For long, man has drawn inspiration from nature to find answers to some of the most puzzling questions. Over the course of modern history, his curiosity to seek answers never ceased. In fact, it continues to shape the way we think and how we interact with each other.
Adding yet another interesting dimension to scientific discovery, researchers at the Pentagon, the headquarters of the United States Department of Defense, are looking at the possibility of how insects could hold the key for developing new artificial intelligence-based technologies.
In a call for submission of research papers in the field, Pentagon's Defence Advanced Research Project Agency (DARPA), had recently announced that it is looking for submissions on computational framework and capabilities of small flying insects. "Inviting submissions of innovative basic research concepts exploring new computational frameworks and strategies drawn from the impressive computational capabilities of very small flying insects," it said in a statement.
As part of the department's Artificial Intelligence Exploration (AIE) programme, the chosen researchers will have to submit concepts aimed at understanding sensory and nervous systems in miniature insects and develop models that could be mapped onto suitable hardware in order to emulate their functioning.
For the past five decades, DARPA has been actively involved in bringing out groundbreaking technologies and it continues to lead AI innovation through its broad portfolio of R&D programmes. In September 2018, it announced more than $2 billion in new initiative called the “AI Next” campaign. The initiative is aimed at driving what they call the third wave of AI, where the department hopes to create an AI system that can work as a natural being than mimicking the inspect.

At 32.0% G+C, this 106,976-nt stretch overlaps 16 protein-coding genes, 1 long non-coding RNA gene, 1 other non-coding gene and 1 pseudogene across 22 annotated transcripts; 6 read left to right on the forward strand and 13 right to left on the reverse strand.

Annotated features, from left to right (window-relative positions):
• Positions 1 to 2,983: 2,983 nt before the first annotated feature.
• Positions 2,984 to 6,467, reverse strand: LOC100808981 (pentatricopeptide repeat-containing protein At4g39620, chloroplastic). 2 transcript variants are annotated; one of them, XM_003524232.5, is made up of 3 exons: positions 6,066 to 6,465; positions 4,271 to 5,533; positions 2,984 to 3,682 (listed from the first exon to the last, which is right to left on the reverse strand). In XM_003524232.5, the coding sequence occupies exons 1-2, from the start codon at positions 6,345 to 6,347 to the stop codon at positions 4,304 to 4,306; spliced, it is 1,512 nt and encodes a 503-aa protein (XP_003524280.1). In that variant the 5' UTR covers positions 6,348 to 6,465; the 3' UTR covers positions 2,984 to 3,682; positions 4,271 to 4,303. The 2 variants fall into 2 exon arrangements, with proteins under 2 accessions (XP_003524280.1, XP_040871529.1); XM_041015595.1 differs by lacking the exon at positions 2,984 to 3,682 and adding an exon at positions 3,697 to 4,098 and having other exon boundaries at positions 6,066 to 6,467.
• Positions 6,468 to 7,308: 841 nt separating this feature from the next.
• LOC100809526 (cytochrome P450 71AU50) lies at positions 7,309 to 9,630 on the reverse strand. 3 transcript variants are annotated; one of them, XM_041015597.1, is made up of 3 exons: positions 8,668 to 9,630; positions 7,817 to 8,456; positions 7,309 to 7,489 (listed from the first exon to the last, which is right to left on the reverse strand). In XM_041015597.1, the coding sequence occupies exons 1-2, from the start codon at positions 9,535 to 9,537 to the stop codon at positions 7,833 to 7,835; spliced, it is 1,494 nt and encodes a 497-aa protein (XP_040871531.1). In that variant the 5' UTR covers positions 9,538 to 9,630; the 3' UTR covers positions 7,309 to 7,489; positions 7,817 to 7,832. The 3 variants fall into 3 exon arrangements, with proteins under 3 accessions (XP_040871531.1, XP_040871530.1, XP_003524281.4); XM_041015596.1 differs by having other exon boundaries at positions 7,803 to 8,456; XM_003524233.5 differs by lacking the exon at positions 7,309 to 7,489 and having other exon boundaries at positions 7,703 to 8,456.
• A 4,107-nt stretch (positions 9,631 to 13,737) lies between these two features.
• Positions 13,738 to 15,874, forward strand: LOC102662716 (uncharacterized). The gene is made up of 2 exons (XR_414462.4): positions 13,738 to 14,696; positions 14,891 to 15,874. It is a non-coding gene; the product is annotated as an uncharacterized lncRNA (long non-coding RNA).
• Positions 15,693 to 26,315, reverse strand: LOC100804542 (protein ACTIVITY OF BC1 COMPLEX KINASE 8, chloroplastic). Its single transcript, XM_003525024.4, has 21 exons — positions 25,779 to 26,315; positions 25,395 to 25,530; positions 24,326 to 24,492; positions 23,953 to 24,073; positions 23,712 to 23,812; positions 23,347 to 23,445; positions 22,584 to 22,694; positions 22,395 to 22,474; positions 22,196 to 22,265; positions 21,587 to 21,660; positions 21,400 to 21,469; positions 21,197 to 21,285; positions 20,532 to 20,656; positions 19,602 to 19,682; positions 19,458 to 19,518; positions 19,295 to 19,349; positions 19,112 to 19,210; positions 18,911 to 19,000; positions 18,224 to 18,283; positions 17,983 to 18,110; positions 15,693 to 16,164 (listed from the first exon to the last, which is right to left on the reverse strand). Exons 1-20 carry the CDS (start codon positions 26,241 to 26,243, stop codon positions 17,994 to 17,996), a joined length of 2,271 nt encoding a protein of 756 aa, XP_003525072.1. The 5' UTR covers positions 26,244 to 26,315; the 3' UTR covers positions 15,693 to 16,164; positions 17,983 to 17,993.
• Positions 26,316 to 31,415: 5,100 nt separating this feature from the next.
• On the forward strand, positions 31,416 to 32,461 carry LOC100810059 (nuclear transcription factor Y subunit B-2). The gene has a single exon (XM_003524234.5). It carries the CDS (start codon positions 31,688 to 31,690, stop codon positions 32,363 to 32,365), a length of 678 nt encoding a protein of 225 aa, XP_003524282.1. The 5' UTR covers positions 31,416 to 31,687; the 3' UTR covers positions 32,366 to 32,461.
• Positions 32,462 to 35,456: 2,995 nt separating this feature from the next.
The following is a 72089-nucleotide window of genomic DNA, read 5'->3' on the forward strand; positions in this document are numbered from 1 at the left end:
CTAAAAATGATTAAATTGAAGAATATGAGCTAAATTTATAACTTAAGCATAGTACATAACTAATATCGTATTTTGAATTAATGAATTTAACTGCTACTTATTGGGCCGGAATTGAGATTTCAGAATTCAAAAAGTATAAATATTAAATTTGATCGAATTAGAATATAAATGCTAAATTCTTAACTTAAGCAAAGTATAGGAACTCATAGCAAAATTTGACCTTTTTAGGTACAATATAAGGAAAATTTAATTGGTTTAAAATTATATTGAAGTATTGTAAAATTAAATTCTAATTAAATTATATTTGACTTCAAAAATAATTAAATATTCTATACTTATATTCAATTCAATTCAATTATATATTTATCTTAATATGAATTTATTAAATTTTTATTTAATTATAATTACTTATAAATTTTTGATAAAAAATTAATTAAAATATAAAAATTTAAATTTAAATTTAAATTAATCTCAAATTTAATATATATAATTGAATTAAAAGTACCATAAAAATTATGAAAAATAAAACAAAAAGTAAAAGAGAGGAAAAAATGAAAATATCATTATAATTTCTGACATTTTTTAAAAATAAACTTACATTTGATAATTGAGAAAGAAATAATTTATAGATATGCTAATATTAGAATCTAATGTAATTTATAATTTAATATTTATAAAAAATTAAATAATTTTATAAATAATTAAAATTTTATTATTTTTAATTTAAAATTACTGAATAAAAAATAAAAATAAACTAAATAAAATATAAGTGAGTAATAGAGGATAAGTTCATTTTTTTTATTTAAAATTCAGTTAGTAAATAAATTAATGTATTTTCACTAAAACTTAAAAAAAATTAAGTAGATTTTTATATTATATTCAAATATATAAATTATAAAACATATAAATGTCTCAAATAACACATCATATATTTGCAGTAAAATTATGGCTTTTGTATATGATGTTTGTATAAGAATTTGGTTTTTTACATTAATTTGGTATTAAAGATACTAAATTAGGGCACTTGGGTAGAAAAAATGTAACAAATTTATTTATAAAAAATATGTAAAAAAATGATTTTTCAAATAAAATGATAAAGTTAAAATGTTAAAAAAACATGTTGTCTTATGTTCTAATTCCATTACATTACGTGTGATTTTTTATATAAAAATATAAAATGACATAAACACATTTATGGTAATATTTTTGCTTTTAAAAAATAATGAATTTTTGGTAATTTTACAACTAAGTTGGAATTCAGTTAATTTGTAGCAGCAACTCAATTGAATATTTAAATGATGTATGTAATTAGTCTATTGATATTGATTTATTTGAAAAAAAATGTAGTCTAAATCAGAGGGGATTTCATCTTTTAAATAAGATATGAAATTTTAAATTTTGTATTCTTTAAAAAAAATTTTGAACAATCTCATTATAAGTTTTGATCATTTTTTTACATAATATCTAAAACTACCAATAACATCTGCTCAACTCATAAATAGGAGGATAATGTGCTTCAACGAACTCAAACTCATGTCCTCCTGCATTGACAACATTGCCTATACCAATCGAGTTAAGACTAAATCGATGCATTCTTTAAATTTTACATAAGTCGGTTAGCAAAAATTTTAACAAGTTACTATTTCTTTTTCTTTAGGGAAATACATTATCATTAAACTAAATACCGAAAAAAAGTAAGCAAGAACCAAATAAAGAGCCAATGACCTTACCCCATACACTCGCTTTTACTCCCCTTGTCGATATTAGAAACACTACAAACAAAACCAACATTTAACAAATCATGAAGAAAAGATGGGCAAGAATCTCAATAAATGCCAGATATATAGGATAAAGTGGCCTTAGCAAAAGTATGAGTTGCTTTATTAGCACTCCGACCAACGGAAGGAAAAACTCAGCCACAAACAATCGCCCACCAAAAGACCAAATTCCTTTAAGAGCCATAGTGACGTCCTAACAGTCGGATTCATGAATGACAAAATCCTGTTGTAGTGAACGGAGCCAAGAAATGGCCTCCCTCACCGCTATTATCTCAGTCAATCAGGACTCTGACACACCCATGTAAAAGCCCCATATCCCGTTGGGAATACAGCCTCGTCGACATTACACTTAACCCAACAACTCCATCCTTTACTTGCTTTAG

According to DARPA, these insects' features like drastic miniaturisation, energy efficiency and compact neuron form-factor can be adopted in an AI-system to perform energy, time and space efficient operations.
Quoting the example of Megaphragma mymaripenne, a microscopically sized wasp, believed to be smaller than an amoeba, the statement said that the organism's nervous system consists of thousands of neurons with fast integrated sense-control which can perform tasks like guidance and locomotion. It further stated that there aren't many studies regarding the electrical and magnetic circuits within the insect to perform the task.
By inviting researchers to develop and understand the computing model behind a miniature insect’s problem-solving capabilities, DARPA hopes to make new computational strategies and create efficient approaches to contextual AI. "Understanding the computational principles, architecture, and neuronal details of these miniaturized bio-systems could provide a fundamentally new way of thinking about information processing, including with regard to time and energy requirements," the statement read. It further stated that the chosen submission will receive $1 million as award value.
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Akshaya Asokan works as a Technology Journalist at Analytics India Magazine. She has previously worked with IDG Media and The New Indian Express. When not writing, she can be seen either reading or staring at a flower.